Sisters of Blood and Spirit Page 62


“Did he give you that bruise?”

“Josiah Bent did that. Kevin was just his meat suit.”

“I know. I’ve been friends with Kev a long time. He’d never hit a girl.”

I snorted. “I’ve known plenty of girls who needed to be hit.”

“Did you hit them?”

“Some.” I glanced out the window. “Does that bother you? That I fight?”

“Are you kidding? It’s hot.”

I laughed. “If I’d known that, I would have started punching people a lot earlier.”

“We can spar if you like.”

“So, unlike Kevin you will hit girls?”

He shrugged. Thankfully he seemed to realize that I was joking. “I’ll let you hit me.”


“Oh, sorry. I’ll let you try to hit me.”

Smack talk—I loved it. “You’re on, Jackie Chan.”

Ben laughed. “You know he’s Chinese, right?”

“Yeah, but he’s the only martial artist I know other than Bruce Lee, and I think you’re sweeter than him.”

“You knew him personally, did you?”

“I might. You don’t know who I’m hanging out with beyond the veil.” Unfortunately, Joe Hard was the closest-to-famous ghost I’d ever met. Why couldn’t I meet cool ghosts? Most of them just seemed to want to rip my face off. I bet Kurt Cobain wouldn’t be so violent.

“Wren wants to start spending more time in the Shadow Lands,” I said suddenly.

Ben didn’t miss a beat. “Is that her ghosty place?”

That was as good a description as any. “Yeah. She thinks she needs to meet more people like her.”

“That’s probably a good idea, right?”


He glanced at me. I guess I hadn’t sounded all that convincing. “It’s not like she’s going to meet anyone she’ll like better than you.”

“I know.” What the hell, I might as well be completely honest. “I just feel like this is going to change everything.”

“That doesn’t mean it’ll be a bad change.”

“I guess not.” Still not so convincing. I couldn’t even convince myself.

Suddenly, Ben pulled the car into a gas station, turned it around, and pulled back out onto the road—headed back the way we’d come. “What are you doing?” I asked.

“I don’t feel like going home,” he said. “Want to do something?”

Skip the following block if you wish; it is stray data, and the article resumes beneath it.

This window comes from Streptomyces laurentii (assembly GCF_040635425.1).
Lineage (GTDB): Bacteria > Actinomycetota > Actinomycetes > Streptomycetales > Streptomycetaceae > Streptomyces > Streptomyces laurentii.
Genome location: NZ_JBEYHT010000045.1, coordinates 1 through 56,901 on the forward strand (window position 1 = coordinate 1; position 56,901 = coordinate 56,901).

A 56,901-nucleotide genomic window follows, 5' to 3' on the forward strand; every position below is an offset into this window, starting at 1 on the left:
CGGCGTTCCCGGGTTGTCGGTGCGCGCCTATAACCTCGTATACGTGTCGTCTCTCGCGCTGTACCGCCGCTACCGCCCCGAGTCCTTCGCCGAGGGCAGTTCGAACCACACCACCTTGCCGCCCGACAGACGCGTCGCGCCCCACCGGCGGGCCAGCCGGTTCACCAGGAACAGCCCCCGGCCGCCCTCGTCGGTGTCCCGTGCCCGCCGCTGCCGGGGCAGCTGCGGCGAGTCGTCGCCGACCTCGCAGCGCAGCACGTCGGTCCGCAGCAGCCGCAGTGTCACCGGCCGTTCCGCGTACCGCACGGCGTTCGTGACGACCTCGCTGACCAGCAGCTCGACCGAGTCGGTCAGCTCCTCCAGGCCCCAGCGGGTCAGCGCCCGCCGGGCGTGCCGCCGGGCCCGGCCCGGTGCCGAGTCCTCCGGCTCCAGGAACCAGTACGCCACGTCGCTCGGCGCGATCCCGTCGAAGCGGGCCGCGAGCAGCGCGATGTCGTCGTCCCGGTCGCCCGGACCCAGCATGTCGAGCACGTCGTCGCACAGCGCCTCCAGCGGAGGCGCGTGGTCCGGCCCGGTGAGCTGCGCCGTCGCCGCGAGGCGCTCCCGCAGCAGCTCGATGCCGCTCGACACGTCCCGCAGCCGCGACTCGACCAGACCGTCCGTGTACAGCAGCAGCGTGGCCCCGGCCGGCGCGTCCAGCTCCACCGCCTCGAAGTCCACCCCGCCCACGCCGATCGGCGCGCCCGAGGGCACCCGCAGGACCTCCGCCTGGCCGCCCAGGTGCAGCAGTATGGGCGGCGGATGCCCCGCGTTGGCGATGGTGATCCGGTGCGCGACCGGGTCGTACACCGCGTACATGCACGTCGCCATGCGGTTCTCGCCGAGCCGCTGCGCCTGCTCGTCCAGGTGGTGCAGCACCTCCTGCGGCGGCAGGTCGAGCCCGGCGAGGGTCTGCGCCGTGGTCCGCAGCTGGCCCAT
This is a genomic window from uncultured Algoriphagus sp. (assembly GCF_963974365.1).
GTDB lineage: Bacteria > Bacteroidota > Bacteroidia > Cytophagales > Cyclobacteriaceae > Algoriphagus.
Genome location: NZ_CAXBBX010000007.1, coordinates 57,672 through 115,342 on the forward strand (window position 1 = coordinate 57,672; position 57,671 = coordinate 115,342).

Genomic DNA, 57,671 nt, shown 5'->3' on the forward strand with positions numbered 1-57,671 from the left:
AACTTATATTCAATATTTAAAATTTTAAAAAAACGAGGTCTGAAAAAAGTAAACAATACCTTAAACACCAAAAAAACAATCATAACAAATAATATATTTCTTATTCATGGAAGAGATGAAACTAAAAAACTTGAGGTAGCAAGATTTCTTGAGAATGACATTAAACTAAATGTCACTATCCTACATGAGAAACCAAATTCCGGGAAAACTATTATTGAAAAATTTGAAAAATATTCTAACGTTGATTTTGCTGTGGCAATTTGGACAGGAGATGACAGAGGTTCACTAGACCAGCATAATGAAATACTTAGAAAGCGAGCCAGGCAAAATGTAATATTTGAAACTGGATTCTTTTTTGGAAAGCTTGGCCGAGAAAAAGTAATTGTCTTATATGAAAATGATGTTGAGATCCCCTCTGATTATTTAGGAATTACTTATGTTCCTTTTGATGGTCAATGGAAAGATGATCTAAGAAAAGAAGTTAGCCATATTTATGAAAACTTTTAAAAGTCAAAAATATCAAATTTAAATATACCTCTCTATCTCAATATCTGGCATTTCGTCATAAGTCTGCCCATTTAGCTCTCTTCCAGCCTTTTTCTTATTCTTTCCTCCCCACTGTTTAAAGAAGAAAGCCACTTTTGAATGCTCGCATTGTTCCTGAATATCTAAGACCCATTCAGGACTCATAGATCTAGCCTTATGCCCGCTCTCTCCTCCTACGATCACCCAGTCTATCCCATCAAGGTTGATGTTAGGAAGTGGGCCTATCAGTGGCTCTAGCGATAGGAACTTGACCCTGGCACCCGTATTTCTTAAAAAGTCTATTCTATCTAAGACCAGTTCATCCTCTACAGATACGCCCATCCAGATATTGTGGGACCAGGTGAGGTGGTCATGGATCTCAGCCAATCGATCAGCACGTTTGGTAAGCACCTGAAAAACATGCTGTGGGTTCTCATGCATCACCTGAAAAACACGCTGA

Yeah, I did. “Okay.”

We went to Marle Lake, where I had gone kayaking.

“Want to go for a walk?” he asked.

“Sure.” Walking with him was definitely better than going home and thinking about ghosts.

There was a wooded path not far from where we parked, and that was where we went. It was late afternoon now and it was getting a little cool, but the breeze felt so good on my face. Ben had loaned me a sweater that he’d had in the car, so I was nice and warm.

“This is weird,” I said after a few minutes.


“I’ve never just spent time with a guy who didn’t want to argue or make out.”

“Which did Mace want to do?”

I laughed. “Why does everyone want to know about me and Mace? We’re friends. At least, I think we are. Sometimes I’m not sure.”

Ben shrugged. “The two of you seem to have a connection.”

“He found me lying in a pool of my own blood, Ben. He saved my life. Yeah, we have a connection. We’ll always have that connection. That doesn’t mean I’d rather be with him than you.” That was true. Mace was gorgeous. Mace seemed to get me more than most people, but he also pissed me off and sometimes made me very self-conscious.

He squinted at me with a self-deprecating smile. “Yeah?”


“All right, then. No more about Mace.”


“Except that he’s mean and unattractive. Right?”

I laughed. “Very. An ogre, really.”

We walked a little farther, talking about movies and books. And then, on the path near the edge of park where it met a field, I saw a man—or rather, what used to be a man. He was a ghost now. Covered in mud and grass and...mushrooms. Gross.

I stopped. So did Ben. “What is it?” he asked.

“Dead guy.”

He glanced in the direction I was looking. “So?”

“I’m just so sick of dead guys.” Really. If I never saw another ghost—other than Wren—I’d be freaking happy.

“Ignore him.”

“Easy for you to say.”

“Lark, if you were like me and couldn’t see ghosts, would there be anything keeping you from walking around that trail?”


“Then pretend just for now that you don’t see ghosts and let’s keep walking.” He offered me his hand. Taking it would mean we kept going, and I would have to walk past that ghost like it didn’t matter. I would pretend that I was just a normal person.

I took his hand.

And dropped hard to the ground. My knee struck a tree root as my vision went black. Suddenly, I was in a building at Haven Crest, kneeling on the floor. Blood, thick and clotted like canned cherries, crept down the walls. The lights above my head flickered off then on with a menacing hum.

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